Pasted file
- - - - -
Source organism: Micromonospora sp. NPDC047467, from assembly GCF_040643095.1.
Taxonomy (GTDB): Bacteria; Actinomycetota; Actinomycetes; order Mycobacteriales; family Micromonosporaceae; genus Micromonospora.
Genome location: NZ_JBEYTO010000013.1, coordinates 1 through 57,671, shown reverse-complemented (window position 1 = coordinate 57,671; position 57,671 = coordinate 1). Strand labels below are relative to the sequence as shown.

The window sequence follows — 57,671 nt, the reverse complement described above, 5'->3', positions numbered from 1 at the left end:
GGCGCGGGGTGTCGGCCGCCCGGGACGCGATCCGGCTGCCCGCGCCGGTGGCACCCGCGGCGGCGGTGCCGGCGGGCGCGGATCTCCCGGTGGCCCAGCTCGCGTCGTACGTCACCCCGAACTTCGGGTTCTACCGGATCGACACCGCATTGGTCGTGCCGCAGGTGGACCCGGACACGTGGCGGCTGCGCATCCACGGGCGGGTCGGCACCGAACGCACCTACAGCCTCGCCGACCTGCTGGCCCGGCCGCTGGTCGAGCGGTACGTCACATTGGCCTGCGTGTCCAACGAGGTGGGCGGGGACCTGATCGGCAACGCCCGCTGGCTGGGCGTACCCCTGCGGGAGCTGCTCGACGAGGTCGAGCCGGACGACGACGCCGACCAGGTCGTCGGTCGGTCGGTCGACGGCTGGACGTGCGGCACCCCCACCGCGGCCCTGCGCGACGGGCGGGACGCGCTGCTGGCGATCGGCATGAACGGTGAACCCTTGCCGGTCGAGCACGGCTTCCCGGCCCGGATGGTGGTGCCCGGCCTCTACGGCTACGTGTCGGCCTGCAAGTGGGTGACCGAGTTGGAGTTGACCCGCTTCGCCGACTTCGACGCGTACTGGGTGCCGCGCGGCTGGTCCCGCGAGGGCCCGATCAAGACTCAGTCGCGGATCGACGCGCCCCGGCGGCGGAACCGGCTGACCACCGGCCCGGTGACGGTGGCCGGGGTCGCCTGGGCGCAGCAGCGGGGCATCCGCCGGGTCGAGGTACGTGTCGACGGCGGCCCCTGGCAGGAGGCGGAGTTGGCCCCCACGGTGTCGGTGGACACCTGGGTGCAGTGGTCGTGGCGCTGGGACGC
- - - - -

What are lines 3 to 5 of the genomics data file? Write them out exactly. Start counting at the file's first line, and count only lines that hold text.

Genome location: NZ_JBEYTO010000013.1, coordinates 1 through 57,671, shown reverse-complemented (window position 1 = coordinate 57,671; position 57,671 = coordinate 1). Strand labels below are relative to the sequence as shown.

The window sequence follows — 57,671 nt, the reverse complement described above, 5'->3', positions numbered from 1 at the left end:
GGCGCGGGGTGTCGGCCGCCCGGGACGCGATCCGGCTGCCCGCGCCGGTGGCACCCGCGGCGGCGGTGCCGGCGGGCGCGGATCTCCCGGTGGCCCAGCTCGCGTCGTACGTCACCCCGAACTTCGGGTTCTACCGGATCGACACCGCATTGGTCGTGCCGCAGGTGGACCCGGACACGTGGCGGCTGCGCATCCACGGGCGGGTCGGCACCGAACGCACCTACAGCCTCGCCGACCTGCTGGCCCGGCCGCTGGTCGAGCGGTACGTCACATTGGCCTGCGTGTCCAACGAGGTGGGCGGGGACCTGATCGGCAACGCCCGCTGGCTGGGCGTACCCCTGCGGGAGCTGCTCGACGAGGTCGAGCCGGACGACGACGCCGACCAGGTCGTCGGTCGGTCGGTCGACGGCTGGACGTGCGGCACCCCCACCGCGGCCCTGCGCGACGGGCGGGACGCGCTGCTGGCGATCGGCATGAACGGTGAACCCTTGCCGGTCGAGCACGGCTTCCCGGCCCGGATGGTGGTGCCCGGCCTCTACGGCTACGTGTCGGCCTGCAAGTGGGTGACCGAGTTGGAGTTGACCCGCTTCGCCGACTTCGACGCGTACTGGGTGCCGCGCGGCTGGTCCCGCGAGGGCCCGATCAAGACTCAGTCGCGGATCGACGCGCCCCGGCGGCGGAACCGGCTGACCACCGGCCCGGTGACGGTGGCCGGGGTCGCCTGGGCGCAGCAGCGGGGCATCCGCCGGGTCGAGGTACGTGTCGACGGCGGCCCCTGGCAGGAGGCGGAGTTGGCCCCCACGGTGTCGGTGGACACCTGGGTGCAGTGGTCGTGGCGCTGGGACGC